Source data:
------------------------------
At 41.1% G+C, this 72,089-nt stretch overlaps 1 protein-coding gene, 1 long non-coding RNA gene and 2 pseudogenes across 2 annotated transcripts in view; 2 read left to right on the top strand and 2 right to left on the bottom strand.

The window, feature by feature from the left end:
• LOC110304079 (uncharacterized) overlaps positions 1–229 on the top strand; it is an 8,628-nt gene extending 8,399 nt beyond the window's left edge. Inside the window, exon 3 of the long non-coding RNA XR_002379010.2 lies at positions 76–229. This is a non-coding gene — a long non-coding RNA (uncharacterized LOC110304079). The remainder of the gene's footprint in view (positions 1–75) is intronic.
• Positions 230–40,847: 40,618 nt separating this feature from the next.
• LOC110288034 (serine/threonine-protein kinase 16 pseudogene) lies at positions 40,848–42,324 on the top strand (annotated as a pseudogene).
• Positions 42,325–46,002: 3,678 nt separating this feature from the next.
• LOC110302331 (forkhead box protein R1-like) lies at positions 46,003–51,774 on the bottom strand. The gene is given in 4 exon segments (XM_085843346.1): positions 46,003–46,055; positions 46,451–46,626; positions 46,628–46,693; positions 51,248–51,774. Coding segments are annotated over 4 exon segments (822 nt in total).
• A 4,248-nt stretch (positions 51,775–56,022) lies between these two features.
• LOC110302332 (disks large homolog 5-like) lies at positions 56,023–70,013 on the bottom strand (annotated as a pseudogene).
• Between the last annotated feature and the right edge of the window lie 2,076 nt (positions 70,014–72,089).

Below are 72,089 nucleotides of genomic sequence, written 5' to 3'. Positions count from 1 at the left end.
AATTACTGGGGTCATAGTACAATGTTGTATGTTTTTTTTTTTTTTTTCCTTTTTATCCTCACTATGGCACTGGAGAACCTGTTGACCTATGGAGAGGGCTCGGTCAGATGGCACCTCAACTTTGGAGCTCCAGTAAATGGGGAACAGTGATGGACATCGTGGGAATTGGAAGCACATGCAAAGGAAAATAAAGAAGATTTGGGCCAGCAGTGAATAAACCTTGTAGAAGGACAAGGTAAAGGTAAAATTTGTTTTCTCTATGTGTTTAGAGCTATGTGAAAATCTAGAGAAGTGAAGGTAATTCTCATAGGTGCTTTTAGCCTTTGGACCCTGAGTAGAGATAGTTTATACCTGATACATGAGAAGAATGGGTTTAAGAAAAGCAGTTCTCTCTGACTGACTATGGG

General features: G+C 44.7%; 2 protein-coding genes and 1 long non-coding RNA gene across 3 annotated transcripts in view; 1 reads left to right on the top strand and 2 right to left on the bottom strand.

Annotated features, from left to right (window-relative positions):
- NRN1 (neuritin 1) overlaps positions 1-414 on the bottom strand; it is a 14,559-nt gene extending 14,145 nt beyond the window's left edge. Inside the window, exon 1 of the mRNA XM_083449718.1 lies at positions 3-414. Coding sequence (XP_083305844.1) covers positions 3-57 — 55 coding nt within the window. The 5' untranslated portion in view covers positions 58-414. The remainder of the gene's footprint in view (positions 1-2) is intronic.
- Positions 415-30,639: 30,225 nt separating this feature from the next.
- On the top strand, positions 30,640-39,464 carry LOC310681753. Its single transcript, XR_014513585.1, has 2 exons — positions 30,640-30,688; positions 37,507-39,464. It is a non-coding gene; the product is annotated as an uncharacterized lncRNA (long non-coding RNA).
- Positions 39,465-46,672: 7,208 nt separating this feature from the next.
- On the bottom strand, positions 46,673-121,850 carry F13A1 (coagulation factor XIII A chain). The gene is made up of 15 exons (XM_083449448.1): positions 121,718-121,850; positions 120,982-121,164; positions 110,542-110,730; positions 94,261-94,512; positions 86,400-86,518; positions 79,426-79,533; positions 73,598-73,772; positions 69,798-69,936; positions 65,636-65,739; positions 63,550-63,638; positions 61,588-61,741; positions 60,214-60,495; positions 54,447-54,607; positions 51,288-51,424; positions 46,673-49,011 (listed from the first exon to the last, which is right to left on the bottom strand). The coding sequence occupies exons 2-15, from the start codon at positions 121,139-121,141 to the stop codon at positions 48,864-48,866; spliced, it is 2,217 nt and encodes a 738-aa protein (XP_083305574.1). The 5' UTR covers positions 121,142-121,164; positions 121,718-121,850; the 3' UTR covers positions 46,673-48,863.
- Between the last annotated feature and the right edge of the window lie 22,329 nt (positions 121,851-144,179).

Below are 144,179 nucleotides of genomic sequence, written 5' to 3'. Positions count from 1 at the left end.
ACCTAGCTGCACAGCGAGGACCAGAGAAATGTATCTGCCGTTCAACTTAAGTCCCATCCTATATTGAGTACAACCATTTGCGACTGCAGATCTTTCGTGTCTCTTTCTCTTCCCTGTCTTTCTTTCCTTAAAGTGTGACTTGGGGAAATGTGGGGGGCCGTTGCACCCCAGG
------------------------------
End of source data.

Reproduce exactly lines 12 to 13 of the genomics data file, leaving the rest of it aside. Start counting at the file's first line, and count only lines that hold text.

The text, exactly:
AATTACTGGGGTCATAGTACAATGTTGTATGTTTTTTTTTTTTTTTTCCTTTTTATCCTCACTATGGCACTGGAGAACCTGTTGACCTATGGAGAGGGCTCGGTCAGATGGCACCTCAACTTTGGAGCTCCAGTAAATGGGGAACAGTGATGGACATCGTGGGAATTGGAAGCACATGCAAAGGAAAATAAAGAAGATTTGGGCCAGCAGTGAATAAACCTTGTAGAAGGACAAGGTAAAGGTAAAATTTGTTTTCTCTATGTGTTTAGAGCTATGTGAAAATCTAGAGAAGTGAAGGTAATTCTCATAGGTGCTTTTAGCCTTTGGACCCTGAGTAGAGATAGTTTATACCTGATACATGAGAAGAATGGGTTTAAGAAAAGCAGTTCTCTCTGACTGACTATGGG

General features: G+C 44.7%; 2 protein-coding genes and 1 long non-coding RNA gene across 3 annotated transcripts in view; 1 reads left to right on the top strand and 2 right to left on the bottom strand.